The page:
10. Also calls upon States parties to consider, in accordance with article 16, paragraph 2,
adopting such legislative and other measures as may be necessary to establish as a criminal
offence, by any appropriate measure, when committed intentionally, the solicitation or
acceptance by a foreign public official or an official of a public international organization,
directly or indirectly, of an undue advantage, for the official himself or herself or another
person or entity, in order that the official act or refrain from acting in the exercise of his or
her official duties;
11. Requests States parties to consider, in accordance with article 19, adopting such legislative
and other measures as may be necessary to establish as a criminal offence, when committed
intentionally, the abuse of functions or position, that is, the performance of or failure to
perform an act, in violation of laws, by a public official in the discharge of his or her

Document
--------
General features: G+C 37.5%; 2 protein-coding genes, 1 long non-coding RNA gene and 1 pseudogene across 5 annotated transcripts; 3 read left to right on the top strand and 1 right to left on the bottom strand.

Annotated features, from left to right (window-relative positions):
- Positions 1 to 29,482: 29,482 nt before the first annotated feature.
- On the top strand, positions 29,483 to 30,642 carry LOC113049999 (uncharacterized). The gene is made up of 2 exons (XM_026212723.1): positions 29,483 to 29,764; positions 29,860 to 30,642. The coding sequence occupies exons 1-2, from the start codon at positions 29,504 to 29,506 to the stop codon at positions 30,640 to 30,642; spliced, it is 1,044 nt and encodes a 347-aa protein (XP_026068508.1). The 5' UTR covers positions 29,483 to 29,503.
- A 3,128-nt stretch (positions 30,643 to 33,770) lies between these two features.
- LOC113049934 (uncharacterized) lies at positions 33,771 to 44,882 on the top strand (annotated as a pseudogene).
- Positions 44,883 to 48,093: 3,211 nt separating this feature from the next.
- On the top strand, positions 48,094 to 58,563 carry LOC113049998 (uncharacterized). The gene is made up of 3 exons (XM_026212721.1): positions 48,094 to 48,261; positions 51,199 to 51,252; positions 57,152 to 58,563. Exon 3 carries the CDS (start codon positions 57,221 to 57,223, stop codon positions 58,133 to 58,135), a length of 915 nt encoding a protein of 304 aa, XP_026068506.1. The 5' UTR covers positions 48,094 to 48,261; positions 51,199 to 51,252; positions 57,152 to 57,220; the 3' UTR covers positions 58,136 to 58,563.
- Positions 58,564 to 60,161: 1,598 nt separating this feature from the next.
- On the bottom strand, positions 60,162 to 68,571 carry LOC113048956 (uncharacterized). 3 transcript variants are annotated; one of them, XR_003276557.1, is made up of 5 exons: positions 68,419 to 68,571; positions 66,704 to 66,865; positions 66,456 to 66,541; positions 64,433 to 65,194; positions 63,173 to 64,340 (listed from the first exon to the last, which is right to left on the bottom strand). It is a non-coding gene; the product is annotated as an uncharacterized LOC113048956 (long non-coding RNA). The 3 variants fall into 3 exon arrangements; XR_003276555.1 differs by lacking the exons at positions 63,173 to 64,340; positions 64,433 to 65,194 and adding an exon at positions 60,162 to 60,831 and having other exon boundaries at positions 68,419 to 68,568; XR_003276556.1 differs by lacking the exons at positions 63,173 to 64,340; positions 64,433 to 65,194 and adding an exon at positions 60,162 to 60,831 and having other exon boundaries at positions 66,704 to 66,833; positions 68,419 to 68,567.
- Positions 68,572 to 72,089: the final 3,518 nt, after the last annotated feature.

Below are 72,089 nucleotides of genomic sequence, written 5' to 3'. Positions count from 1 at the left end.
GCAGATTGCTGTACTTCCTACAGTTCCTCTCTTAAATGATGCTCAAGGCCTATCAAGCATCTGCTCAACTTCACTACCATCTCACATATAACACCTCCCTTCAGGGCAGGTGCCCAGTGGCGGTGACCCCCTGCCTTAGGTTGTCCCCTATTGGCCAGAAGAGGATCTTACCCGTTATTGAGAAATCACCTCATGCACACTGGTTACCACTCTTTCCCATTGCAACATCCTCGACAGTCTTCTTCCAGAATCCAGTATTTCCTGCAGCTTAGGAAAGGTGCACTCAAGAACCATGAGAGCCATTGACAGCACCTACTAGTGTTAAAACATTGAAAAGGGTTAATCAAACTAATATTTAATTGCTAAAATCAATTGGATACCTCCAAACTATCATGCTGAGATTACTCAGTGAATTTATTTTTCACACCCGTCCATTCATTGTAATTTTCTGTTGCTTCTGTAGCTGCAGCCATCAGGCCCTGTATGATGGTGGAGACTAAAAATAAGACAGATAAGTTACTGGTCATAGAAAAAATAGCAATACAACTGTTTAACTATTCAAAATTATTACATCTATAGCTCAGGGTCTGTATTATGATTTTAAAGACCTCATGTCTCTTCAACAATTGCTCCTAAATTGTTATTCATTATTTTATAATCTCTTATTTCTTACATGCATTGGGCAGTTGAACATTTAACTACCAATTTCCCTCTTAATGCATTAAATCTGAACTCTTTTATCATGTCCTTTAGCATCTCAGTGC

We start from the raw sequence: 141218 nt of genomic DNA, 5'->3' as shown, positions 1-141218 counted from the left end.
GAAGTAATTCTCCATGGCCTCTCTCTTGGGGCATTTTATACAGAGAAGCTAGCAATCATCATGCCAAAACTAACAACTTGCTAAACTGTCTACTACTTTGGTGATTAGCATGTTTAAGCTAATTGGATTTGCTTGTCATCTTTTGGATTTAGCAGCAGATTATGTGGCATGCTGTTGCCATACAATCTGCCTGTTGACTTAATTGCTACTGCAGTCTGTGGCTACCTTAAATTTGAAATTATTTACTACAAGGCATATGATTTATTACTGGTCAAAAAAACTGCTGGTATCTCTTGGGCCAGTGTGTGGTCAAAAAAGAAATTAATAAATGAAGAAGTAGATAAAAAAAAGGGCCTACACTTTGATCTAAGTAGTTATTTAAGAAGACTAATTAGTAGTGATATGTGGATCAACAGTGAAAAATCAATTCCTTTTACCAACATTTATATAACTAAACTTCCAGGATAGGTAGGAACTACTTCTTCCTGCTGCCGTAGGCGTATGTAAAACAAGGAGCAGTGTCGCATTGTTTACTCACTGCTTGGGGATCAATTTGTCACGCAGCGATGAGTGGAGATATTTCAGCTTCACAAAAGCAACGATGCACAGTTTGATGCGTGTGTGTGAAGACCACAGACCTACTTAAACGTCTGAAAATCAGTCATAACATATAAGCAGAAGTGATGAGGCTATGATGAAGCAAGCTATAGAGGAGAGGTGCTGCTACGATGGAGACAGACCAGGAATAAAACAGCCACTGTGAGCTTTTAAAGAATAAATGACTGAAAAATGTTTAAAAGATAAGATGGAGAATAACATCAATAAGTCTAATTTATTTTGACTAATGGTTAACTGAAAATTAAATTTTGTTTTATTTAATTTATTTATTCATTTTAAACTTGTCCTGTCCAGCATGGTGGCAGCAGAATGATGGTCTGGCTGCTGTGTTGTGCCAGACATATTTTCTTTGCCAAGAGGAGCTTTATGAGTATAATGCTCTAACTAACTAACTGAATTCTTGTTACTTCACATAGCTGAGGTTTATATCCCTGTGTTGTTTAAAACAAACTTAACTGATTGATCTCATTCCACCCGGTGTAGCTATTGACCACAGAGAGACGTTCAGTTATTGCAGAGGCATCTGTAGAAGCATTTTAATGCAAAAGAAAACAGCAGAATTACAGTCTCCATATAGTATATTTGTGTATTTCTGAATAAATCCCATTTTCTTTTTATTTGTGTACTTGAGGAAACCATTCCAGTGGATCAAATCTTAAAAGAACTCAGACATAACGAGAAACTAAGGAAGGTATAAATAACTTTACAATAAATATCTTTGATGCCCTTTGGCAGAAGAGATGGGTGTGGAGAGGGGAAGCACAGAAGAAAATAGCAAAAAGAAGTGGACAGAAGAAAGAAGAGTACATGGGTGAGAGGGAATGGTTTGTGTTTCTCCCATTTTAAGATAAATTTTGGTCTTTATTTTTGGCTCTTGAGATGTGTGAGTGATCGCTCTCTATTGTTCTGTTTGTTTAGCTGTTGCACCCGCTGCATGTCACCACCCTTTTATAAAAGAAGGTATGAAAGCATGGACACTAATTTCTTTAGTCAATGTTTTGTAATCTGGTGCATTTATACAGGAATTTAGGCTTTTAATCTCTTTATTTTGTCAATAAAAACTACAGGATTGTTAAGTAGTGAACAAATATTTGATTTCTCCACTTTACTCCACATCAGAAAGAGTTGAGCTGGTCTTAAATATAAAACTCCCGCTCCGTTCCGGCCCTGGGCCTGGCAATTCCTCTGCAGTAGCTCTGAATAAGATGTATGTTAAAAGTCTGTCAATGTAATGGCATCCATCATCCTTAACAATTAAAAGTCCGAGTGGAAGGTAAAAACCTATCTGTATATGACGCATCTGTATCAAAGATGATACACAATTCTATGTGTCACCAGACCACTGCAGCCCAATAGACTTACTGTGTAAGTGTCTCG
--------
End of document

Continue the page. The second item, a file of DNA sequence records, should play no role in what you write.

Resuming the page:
functions, for the purpose of obtaining an undue advantage for himself or herself or for
another person or entity.
12. Calls for States parties to ensure in line with articles 11 and 30(3) the operational
independence and resourcing of both specialised law enforcement bodies and the judiciary
no undue influence, including political influence, on enforcement decisions.
13. Calls for States Parties to ensure, in line with article 30(2) that domestic immunities for
public officials are strictly limited to heads of State and functional immunities of judges and
parliamentarians and that where there are other immunities there are transparent and
effective procedures for suspending them. Further calls for the CoSP to promote these
articles on “Immunity of State officials from foreign criminal jurisdiction”.
conviction based asset forfeiture penalties can improve compliance with the objectives of
article 20, short of a full criminal offence of illicit enrichment or alternatively to introduce
the offence of illicit enrichment In their domestic legislation.
15. Urges States parties to improve their efforts to ensure that entities or persons who have
suffered damage as a result of an act of corruption have the right to initiate legal
proceedings against those responsible for that damage in order to obtain compensation.
Also requests the Secretariat to prepare a study on good practices in providing remedies